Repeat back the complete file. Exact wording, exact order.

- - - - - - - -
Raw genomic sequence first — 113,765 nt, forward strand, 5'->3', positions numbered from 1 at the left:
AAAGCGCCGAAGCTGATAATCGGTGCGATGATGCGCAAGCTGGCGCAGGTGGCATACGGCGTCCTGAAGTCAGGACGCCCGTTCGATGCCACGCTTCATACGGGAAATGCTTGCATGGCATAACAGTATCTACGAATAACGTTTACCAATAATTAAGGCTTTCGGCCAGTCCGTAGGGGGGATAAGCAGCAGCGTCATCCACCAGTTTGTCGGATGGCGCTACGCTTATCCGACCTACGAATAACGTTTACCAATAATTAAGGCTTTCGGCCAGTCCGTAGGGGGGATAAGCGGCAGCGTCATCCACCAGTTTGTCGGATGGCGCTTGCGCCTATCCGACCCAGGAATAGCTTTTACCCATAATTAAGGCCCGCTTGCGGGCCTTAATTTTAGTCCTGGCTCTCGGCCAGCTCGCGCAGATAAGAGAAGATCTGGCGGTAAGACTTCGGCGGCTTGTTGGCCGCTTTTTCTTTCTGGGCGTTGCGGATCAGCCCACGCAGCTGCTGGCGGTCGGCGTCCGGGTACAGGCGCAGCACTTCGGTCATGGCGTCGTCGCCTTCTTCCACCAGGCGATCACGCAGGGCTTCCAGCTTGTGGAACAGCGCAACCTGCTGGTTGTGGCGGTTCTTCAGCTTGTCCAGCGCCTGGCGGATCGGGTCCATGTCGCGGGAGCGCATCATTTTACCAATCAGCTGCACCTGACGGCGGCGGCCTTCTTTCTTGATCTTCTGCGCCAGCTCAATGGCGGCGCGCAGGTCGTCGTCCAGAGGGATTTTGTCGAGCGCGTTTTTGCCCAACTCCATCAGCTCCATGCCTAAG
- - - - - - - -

Raw genomic sequence first — 113,765 nt, forward strand, 5'->3', positions numbered from 1 at the left:
AAAGCGCCGAAGCTGATAATCGGTGCGATGATGCGCAAGCTGGCGCAGGTGGCATACGGCGTCCTGAAGTCAGGACGCCCGTTCGATGCCACGCTTCATACGGGAAATGCTTGCATGGCATAACAGTATCTACGAATAACGTTTACCAATAATTAAGGCTTTCGGCCAGTCCGTAGGGGGGATAAGCAGCAGCGTCATCCACCAGTTTGTCGGATGGCGCTACGCTTATCCGACCTACGAATAACGTTTACCAATAATTAAGGCTTTCGGCCAGTCCGTAGGGGGGATAAGCGGCAGCGTCATCCACCAGTTTGTCGGATGGCGCTTGCGCCTATCCGACCCAGGAATAGCTTTTACCCATAATTAAGGCCCGCTTGCGGGCCTTAATTTTAGTCCTGGCTCTCGGCCAGCTCGCGCAGATAAGAGAAGATCTGGCGGTAAGACTTCGGCGGCTTGTTGGCCGCTTTTTCTTTCTGGGCGTTGCGGATCAGCCCACGCAGCTGCTGGCGGTCGGCGTCCGGGTACAGGCGCAGCACTTCGGTCATGGCGTCGTCGCCTTCTTCCACCAGGCGATCACGCAGGGCTTCCAGCTTGTGGAACAGCGCAACCTGCTGGTTGTGGCGGTTCTTCAGCTTGTCCAGCGCCTGGCGGATCGGGTCCATGTCGCGGGAGCGCATCATTTTACCAATCAGCTGCACCTGACGGCGGCGGCCTTCTTTCTTGATCTTCTGCGCCAGCTCAATGGCGGCGCGCAGGTCGTCGTCCAGAGGGATTTTGTCGAGCGCGTTTTTGCCCAACTCCATCAGCTCCATGCCTAAG